Likewise, Yixiaoqingcheng 一笑倾城, whose name means “a smile that overwhelms a city”, has also gone viral this summer. While Scholar is followed by elderly female fans, Yixiaoqingcheng is chased by elderly male fans.
In her comments section, enthusiastic fans leave straightforward comments like "Marry me; I love you so much," "You sly fox, you make my heart itch," or "I genuinely adore you," while some gentlemen prefer referencing classical literature or even writing acrostic poems to convey their affection.
Interestingly, as Scholar stopped uploading videos in late August before the official ban, Yixiaoqingcheng hasn’t posted on her account since Aug 21.
The social impact and reaction from the youth:
While comparing the two influencers side by side, domestic entertainment media Domore observed that Yixiaoqingcheng maintains her smile throughout nearly five hours of streaming, never showing a displeased expression even when losing a challenge with another livestreamer. In contrast, Scholar is more straightforward and would directly ask for donations from viewers. His frustration is evident when he loses challenges.
Among the two, Scholar had garnered more attention with his three iconic gestures – slicking back his hair, covering his mouth, and sticking out his tongue – which are described as “greasy” by the young viewers and mimicked on other short video and streaming platforms.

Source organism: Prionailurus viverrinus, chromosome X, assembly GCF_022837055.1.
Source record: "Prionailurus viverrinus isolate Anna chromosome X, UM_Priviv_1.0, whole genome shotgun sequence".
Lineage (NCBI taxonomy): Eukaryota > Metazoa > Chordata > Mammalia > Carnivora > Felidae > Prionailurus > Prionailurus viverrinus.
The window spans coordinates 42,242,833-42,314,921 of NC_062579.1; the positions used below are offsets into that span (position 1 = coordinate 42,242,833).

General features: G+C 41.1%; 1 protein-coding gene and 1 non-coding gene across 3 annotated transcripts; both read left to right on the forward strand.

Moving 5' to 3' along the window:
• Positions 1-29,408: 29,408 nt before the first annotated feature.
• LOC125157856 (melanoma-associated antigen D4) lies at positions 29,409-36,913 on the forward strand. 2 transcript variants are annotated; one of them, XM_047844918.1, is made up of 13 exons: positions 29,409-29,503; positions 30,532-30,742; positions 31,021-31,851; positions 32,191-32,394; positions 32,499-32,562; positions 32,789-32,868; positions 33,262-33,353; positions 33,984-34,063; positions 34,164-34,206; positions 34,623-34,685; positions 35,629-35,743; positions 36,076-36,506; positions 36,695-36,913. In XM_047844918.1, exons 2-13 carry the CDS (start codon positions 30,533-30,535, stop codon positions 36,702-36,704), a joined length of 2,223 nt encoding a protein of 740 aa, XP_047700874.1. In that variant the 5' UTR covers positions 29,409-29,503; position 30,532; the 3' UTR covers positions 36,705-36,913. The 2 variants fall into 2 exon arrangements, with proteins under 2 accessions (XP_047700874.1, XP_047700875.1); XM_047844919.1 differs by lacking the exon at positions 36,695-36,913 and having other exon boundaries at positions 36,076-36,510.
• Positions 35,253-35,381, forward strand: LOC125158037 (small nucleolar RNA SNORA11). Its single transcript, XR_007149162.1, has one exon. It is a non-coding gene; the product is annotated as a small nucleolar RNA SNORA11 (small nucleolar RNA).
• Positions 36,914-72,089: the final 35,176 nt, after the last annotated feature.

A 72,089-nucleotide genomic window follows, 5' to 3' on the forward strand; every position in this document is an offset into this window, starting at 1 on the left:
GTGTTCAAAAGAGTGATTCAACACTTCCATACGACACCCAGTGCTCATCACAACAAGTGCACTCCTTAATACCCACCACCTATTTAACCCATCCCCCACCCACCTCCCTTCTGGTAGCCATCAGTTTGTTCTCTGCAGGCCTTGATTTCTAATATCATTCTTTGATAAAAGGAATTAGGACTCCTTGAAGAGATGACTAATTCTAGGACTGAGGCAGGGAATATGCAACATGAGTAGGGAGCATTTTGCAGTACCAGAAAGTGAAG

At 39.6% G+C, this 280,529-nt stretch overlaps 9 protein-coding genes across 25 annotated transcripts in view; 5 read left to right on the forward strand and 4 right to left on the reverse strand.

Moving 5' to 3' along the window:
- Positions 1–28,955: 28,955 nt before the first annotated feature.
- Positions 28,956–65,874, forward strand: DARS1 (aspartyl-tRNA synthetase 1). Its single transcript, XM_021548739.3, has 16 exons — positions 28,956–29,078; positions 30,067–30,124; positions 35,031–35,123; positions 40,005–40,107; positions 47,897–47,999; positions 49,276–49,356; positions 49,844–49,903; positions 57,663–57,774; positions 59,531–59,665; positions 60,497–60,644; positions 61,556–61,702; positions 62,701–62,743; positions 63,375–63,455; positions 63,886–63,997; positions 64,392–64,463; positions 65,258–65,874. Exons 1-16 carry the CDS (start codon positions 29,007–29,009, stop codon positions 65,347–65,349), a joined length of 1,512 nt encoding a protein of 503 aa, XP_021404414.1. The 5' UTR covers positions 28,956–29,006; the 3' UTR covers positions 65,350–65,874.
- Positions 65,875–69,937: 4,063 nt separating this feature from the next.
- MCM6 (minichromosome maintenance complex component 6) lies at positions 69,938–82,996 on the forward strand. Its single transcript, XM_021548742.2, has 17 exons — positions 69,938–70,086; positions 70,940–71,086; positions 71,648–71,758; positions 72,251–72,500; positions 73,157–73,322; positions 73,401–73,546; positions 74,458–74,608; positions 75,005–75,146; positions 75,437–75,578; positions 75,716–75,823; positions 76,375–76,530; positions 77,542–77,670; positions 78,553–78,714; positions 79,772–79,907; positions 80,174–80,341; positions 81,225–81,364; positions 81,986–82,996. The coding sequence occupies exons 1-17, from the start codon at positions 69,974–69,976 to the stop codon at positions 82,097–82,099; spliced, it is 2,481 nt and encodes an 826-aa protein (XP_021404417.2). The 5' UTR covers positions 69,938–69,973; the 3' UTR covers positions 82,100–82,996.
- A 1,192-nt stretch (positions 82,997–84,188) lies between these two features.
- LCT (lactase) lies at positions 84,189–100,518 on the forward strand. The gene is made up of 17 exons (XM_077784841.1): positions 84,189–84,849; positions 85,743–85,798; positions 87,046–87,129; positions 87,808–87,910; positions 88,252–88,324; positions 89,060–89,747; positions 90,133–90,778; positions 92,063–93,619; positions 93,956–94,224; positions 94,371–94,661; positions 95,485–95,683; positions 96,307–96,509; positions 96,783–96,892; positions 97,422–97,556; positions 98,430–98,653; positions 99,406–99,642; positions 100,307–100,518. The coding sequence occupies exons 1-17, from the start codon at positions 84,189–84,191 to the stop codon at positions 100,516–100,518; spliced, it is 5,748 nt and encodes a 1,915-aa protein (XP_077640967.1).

As media coverage elevated Scholar to nationwide recognition a few months prior, younger individuals started joining in, primarily to poke fun at the fervent comments from his senior fans (see video below). Some even posed as elderly fans and left inappropriate comments, which might have contributed to the account's ban.
Discussing emotional needs remains a taboo in Chinese society, a sentiment passed from older to younger generations, says Zhou Xiaola, a Bilibili vlogger in a recent video commentary.
“What's striking about vloggers like Scholar is how they've uncovered the suppressed emotional needs that many Chinese have concealed throughout their lives," Zhou observed. "It seems discussing emotions is still a forbidden subject.”
The rise in Scholar’s popularity highlights a deeper societal issue: the unaddressed emotional needs of these women who have faced hardships and been confined to traditional gender roles all their lives. The comments they leave range from rose and kiss emojis (which the younger generation often mocks) to heartfelt confessions about family troubles, expressing how Scholar brings warmth into their lives, as seen in previous media report screenshots.